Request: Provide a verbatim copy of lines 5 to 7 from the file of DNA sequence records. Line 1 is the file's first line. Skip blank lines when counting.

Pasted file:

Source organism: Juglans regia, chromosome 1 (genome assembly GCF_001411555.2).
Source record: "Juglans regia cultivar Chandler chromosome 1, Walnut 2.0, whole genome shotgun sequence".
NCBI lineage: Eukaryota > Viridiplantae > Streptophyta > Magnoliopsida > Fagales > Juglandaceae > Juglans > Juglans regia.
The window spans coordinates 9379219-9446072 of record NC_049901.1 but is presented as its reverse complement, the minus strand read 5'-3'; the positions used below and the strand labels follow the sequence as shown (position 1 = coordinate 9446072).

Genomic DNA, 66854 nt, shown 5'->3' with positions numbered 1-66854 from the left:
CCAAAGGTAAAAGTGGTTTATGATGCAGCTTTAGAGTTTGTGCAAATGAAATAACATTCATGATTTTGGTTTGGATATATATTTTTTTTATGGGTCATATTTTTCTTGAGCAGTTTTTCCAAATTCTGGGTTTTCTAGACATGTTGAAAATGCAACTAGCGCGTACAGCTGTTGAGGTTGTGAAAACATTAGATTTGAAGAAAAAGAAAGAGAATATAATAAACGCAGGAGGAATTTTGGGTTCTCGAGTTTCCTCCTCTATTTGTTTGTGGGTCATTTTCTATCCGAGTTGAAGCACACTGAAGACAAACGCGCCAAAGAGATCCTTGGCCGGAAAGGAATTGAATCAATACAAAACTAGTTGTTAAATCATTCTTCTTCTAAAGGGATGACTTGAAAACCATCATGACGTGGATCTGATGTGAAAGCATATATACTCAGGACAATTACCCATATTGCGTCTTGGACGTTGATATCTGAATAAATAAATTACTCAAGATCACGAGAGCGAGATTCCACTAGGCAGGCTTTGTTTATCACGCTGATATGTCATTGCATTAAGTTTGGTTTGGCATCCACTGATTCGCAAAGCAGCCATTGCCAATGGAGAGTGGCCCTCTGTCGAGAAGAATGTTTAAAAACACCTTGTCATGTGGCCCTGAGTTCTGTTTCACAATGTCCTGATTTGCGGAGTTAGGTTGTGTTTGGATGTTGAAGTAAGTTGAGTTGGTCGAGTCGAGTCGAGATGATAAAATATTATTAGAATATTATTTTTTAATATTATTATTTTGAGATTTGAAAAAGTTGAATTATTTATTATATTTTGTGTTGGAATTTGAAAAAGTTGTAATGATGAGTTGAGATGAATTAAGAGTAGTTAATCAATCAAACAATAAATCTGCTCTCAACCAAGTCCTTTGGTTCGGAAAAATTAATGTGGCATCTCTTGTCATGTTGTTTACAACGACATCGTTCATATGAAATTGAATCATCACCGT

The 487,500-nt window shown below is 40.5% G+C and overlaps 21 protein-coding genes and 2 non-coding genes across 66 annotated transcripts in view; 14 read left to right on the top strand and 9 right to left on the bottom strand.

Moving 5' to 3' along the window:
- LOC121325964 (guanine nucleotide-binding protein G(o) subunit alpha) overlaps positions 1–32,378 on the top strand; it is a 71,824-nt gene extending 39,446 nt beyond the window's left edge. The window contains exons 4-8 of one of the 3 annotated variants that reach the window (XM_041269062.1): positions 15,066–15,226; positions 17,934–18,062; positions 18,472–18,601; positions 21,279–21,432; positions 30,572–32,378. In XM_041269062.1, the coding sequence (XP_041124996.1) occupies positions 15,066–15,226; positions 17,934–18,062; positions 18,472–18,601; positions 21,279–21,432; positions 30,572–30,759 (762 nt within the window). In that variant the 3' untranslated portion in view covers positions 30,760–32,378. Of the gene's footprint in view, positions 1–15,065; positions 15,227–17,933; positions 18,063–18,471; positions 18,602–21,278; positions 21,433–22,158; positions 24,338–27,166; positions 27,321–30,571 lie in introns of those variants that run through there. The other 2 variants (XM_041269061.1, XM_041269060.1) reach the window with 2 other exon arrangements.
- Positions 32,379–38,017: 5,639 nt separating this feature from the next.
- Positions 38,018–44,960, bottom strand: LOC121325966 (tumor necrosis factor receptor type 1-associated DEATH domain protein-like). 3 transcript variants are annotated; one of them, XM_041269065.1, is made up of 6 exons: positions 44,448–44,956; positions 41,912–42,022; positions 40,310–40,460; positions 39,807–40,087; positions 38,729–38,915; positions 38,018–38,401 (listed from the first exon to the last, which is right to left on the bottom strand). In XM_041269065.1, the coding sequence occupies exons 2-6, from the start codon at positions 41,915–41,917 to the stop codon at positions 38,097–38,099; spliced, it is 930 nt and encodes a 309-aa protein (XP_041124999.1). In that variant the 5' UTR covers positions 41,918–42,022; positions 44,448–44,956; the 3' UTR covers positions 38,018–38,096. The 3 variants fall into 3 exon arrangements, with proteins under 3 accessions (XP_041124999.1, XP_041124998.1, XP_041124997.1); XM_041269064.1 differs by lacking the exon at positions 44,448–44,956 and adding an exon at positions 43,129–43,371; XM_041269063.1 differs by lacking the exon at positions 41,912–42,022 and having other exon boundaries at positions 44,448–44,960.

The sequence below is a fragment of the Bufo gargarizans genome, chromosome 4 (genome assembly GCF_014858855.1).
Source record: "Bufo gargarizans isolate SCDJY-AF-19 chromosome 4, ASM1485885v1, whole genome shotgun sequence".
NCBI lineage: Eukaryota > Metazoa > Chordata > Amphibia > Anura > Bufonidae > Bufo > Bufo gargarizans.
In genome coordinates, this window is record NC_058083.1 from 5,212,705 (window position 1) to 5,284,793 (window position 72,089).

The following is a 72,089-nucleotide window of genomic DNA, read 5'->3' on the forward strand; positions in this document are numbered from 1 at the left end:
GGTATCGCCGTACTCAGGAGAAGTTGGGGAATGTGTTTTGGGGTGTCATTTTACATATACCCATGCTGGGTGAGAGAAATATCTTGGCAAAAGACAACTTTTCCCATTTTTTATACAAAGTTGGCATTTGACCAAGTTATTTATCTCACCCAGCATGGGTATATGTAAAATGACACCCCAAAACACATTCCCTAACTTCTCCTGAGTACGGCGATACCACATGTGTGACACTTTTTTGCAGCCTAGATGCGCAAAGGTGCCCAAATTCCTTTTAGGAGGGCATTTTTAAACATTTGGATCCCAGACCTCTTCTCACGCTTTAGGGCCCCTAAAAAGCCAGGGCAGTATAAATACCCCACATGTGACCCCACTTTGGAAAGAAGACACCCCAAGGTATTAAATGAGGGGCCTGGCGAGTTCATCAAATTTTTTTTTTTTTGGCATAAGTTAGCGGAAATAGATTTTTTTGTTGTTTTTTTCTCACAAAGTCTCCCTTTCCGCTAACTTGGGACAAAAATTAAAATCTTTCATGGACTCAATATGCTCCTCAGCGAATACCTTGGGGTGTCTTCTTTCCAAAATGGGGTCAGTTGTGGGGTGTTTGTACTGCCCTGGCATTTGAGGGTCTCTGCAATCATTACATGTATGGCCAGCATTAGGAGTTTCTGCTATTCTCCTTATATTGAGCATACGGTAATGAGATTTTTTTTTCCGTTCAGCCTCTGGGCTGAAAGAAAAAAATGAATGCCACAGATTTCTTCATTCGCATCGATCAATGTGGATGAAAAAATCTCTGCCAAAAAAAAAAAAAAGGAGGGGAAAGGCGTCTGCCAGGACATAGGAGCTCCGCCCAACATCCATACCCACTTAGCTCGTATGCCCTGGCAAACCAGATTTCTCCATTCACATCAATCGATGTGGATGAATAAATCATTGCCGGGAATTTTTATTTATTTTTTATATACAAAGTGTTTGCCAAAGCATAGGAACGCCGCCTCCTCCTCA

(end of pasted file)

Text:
Genomic DNA, 66854 nt, shown 5'->3' with positions numbered 1-66854 from the left:
CCAAAGGTAAAAGTGGTTTATGATGCAGCTTTAGAGTTTGTGCAAATGAAATAACATTCATGATTTTGGTTTGGATATATATTTTTTTTATGGGTCATATTTTTCTTGAGCAGTTTTTCCAAATTCTGGGTTTTCTAGACATGTTGAAAATGCAACTAGCGCGTACAGCTGTTGAGGTTGTGAAAACATTAGATTTGAAGAAAAAGAAAGAGAATATAATAAACGCAGGAGGAATTTTGGGTTCTCGAGTTTCCTCCTCTATTTGTTTGTGGGTCATTTTCTATCCGAGTTGAAGCACACTGAAGACAAACGCGCCAAAGAGATCCTTGGCCGGAAAGGAATTGAATCAATACAAAACTAGTTGTTAAATCATTCTTCTTCTAAAGGGATGACTTGAAAACCATCATGACGTGGATCTGATGTGAAAGCATATATACTCAGGACAATTACCCATATTGCGTCTTGGACGTTGATATCTGAATAAATAAATTACTCAAGATCACGAGAGCGAGATTCCACTAGGCAGGCTTTGTTTATCACGCTGATATGTCATTGCATTAAGTTTGGTTTGGCATCCACTGATTCGCAAAGCAGCCATTGCCAATGGAGAGTGGCCCTCTGTCGAGAAGAATGTTTAAAAACACCTTGTCATGTGGCCCTGAGTTCTGTTTCACAATGTCCTGATTTGCGGAGTTAGGTTGTGTTTGGATGTTGAAGTAAGTTGAGTTGGTCGAGTCGAGTCGAGATGATAAAATATTATTAGAATATTATTTTTTAATATTATTATTTTGAGATTTGAAAAAGTTGAATTATTTATTATATTTTGTGTTGGAATTTGAAAAAGTTGTAATGATGAGTTGAGATGAATTAAGAGTAGTTAATCAATCAAACAATAAATCTGCTCTCAACCAAGTCCTTTGGTTCGGAAAAATTAATGTGGCATCTCTTGTCATGTTGTTTACAACGACATCGTTCATATGAAATTGAATCATCACCGT

The 487,500-nt window shown below is 40.5% G+C and overlaps 21 protein-coding genes and 2 non-coding genes across 66 annotated transcripts in view; 14 read left to right on the top strand and 9 right to left on the bottom strand.